Other hyperlipidemic parameters like serum LDLc and VLDLc, were elevated in diabetic group with respect to control (Fig 3). The levels of above mentioned parameters recovered significantly when compare to diabetic group after supplementation of individual extract. There was no significant difference when the above parameters in above-mentioned tissues were compared between control and composite extract supplemented groups (Fig 3).

In diabetic group HDLc, the Friendly lipoprotein was decreased in serum with respect to control (Fig 3). There was a significant recovery in above parameter after supplementation of individual extract of above plants to the diabetic animals in comparison to STZ induced diabetic group. After supplementation of composite extract to the diabetic animal, the level of this parameter was not significantly different from control (Fig 3).

Glutamate Oxaloacetate Transaminase (GOT) and Glutamate Pyruvate Transaminase (GPT) Level in Liver and Kidney

Hepatic and renal GOT and GPT levels were increased significantly in diabetic group with respect to control group. These two parameters in both liver and kidney were restored towards the control level after the supplementation of methanolic extract of seeds of E. jambolana and root of M. paradisiaca in separate manner and more significant result was noted in case of composite extract treatment (Fig 4).

Discussion

The present study deals with two dimensions for antidiabetogenic effects of the plant extract of E. jambolana and M. paradisiaca in separate and in composite way. In one dimension, the fasting blood glucose level and glycogen content in liver and skeletal muscle were measured. In other dimension antihyperlipidemic potency of these plant extracts were studied as there is a close correlation between hyperglycemia and hyperlipidemia [25].

Here we selected the STZ induced hyperglycemia as an experimental model because it is one of the best models to study the effect of the antidiabetogenic agent [26].

Table 2. Better remedial effect composite methanolic extract of seed of E. jambolana and root of M. paradisiaca in respect to individual extract of these plant parts on fasting blood glucose level after 24 hrs of streptozotocin injection followed by assessment of parameter at the interval of 2days throughout the experimental schedule in diabetic rats. Data are expressed as Mean ±SEM, n=8. ANOVA followed by multiple comparison two-tail ‘t’ test. Values with different superscript (a,b,c,d) in each vertical column differ from each other significantly (p<0.05).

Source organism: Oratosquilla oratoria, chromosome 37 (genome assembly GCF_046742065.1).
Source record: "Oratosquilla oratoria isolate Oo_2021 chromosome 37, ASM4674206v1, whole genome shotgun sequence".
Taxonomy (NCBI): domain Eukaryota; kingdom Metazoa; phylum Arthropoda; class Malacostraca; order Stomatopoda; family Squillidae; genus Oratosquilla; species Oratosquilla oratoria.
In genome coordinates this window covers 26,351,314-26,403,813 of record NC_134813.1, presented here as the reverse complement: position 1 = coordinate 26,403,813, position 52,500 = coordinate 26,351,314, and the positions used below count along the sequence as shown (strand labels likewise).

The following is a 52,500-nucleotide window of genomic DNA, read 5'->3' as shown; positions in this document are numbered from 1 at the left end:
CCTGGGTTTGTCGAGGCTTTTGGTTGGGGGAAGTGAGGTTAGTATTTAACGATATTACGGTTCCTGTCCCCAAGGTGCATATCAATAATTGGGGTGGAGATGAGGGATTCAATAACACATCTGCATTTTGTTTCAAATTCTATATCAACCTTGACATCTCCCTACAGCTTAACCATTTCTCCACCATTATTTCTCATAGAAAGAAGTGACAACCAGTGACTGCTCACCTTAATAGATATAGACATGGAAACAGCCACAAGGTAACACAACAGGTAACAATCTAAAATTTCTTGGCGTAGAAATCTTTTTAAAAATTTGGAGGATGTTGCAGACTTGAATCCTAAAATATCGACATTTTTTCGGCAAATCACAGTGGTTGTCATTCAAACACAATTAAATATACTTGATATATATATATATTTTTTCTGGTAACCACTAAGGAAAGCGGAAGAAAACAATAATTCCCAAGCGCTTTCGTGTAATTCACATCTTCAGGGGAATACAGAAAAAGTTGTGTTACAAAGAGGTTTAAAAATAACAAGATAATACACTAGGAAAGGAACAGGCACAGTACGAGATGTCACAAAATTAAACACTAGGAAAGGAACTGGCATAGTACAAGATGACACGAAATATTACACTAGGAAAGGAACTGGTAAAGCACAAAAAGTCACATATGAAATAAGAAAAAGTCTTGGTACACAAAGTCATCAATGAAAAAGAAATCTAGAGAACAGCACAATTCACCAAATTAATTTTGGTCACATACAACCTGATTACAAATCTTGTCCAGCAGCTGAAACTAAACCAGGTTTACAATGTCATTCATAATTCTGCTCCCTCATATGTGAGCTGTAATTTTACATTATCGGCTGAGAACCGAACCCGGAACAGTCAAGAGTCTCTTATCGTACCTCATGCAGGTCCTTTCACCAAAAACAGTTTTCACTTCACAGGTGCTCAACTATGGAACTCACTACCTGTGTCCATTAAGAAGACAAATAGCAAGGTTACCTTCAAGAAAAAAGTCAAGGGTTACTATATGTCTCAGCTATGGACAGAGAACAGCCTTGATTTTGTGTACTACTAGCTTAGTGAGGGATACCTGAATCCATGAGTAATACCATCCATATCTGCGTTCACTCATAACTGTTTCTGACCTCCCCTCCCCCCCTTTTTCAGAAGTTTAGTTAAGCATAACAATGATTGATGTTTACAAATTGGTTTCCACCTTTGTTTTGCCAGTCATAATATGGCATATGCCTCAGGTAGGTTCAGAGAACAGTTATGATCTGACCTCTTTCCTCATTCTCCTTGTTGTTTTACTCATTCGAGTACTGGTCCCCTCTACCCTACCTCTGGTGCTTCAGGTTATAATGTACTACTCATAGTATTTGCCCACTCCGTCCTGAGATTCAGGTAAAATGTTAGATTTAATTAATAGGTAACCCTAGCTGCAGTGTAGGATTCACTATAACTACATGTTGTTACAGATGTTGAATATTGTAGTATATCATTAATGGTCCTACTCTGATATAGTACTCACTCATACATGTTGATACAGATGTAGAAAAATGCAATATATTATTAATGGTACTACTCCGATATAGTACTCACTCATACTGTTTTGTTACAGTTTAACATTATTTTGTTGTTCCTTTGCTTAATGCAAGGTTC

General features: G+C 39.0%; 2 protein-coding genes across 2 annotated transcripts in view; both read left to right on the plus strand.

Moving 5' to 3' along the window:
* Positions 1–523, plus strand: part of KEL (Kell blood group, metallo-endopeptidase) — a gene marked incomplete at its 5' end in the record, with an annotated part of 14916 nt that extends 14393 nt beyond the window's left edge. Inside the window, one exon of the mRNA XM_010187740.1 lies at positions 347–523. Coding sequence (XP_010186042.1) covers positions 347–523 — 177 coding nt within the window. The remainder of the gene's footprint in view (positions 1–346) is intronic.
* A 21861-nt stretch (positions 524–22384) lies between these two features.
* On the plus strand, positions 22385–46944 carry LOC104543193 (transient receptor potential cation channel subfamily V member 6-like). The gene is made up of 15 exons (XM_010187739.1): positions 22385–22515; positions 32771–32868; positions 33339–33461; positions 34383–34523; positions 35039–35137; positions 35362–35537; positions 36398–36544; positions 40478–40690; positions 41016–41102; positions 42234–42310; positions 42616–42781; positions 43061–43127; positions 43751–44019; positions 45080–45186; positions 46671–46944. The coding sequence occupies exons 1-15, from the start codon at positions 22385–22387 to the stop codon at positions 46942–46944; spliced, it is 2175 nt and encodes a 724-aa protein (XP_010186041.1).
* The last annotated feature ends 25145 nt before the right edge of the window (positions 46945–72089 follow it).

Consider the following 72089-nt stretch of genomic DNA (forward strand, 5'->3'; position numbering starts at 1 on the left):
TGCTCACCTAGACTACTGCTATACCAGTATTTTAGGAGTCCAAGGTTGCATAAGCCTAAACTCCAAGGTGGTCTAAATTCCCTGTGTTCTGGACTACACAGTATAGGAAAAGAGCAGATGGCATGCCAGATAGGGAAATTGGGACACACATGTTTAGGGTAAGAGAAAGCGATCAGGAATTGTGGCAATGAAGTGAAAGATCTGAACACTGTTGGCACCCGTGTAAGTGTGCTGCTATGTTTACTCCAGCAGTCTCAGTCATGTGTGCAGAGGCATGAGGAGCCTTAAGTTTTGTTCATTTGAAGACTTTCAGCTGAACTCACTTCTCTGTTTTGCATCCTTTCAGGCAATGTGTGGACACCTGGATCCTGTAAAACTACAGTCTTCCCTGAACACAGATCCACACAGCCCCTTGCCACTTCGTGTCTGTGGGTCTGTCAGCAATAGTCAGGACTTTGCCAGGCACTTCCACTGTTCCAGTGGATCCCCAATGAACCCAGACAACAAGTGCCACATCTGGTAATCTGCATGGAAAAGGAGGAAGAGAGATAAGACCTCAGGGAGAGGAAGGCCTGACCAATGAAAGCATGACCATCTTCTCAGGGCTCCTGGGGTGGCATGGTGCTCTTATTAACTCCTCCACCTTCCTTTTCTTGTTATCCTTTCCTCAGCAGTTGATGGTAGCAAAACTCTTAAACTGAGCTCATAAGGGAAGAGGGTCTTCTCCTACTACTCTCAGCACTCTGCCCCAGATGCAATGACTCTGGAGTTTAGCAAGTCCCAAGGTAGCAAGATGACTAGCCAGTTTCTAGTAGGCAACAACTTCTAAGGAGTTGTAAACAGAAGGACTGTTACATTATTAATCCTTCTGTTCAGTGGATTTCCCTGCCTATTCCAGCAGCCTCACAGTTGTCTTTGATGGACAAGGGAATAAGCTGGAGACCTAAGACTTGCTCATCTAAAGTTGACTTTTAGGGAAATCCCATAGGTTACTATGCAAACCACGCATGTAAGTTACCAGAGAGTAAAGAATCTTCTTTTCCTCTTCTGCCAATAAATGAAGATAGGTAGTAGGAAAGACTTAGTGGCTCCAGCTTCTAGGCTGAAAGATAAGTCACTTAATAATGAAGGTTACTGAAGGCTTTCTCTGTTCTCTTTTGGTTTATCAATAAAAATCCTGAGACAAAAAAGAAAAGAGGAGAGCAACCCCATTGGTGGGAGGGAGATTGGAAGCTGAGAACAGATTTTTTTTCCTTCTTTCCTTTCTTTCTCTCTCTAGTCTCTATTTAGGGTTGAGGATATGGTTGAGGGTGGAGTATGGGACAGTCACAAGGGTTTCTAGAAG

Fasting blood glucose level (mg/dL)

0 day

1st day

4th day

7th day

10th day

13th day

16th day

Control group

76.21±4.8a

76.51±4.2a

76.42±4.6a

75.51±4.2a

78.21±5.1a

78.14±4.6a

77.27±4.3a

Diabetic group

78.32±5.2a

294.31±5.3b

347.41±4.2b

319.42±5.2b

357.00±5.0b

380.17±4.2b

421.21±4.0b

E.jambolana

coadministered group

76.54±4.3a

296.26±6.2b

271.31±4.1c

253.41±4.4c

185.32±4.1c

173.18±3.8c

125.32±3.0c

M. paradisiaca

coadministered group

79.11±4.1a

298.21±5.9b

273.41±4.2c

251.45±4.3c

176.24±4.8c

165.34±4.0c

132.41±3.1c

E .jambolana and

M. paradisiaca

coadministered group

77.64±4.2a

296.25±3.9b

250.32±5.1d

162.21±4.1d

110.54±3.9d

94.34±3.5d

80.12±4.9a

 

The specific dose of the extract used and duration of the treatment adopted here were selected by trial and error where good promising results were noted without any metabolic toxicity induction.

Supplementation of the composite and separate extract of these plants parts resulted a significant correction of fasting blood glucose (FBG) level with respect to STZ induced diabetic group and this recovery was more effective when treatment of composite extract was used which primarily focuses on the antidiabetic activity of these plant products. The actual mechanism of such antidiabetogenic activity is not clear from this study but, following possible dimensions may be enlighted.

In STZ induced diabetes, glycogen level in liver and skeletal muscle were diminished which is consistent to other reports [27] and may be due to low level of insulin [28]. After the extract supplementation in diabetic rat, there was a significant recovery in hepatic and skeletal muscle glycogen level towards the control level where the degree of recovery was more significant after composite extract administration. These findings suggest that one of the possible mechanisms of antidiabetogenic action of these extracts is modulating glycogen metabolism.

The above parameters, which were recovered, showed a more potent correction after composite extract treatment and this was equal to control, which may be due to the insulinotropic effect of this extract. Moreover the effects of these plant on the management of diabetes is also consistent to some previous worker who used the above plants separately [28-30].

Diabetes is also associated with hyperlipidemia [14]. Serum TC and TG have been decreased significantly in diabetic rats after extract supplementation. These effects may be due to low activity of cholesterol biosynthesis enzymes and or low level of lipolysis that are under the control of insulin [31]. This extract supplementation also resulted in significant attenuation in the level of LDLc and HDLc in serum towards the control level, which again strengthen the hypolipidemic effect of this extract.

In order to determine if the plant extracts used here, had any toxicity in general, we measured hepatic and renal GOT and GPT activities which are important indicators of general toxicity [32]. There was significant diminution in these parameters after separate and composite extract treatment in respect to diabetic group, which suggest that these plant extracts did not cause any toxicity induction and recovered the general toxicity that is noted in diabetic state.

Thus our study showed that administration of composite extract of E. jambolana and M. paradisiaca was more effective than individual extract to manage diabetes mellitus.The active ingredient(s) present here may recover the disorders in carbohydrate metabolism noted in diabetic state by stimulating existing b cell or by increasing the rate of b cell regeneration or by modulating intracellular glucose utilization. The actual mechanism is not clear and further biochemical and pharmacological investigations are needed to isolate and identify the active ingredient(s) in the composite extract.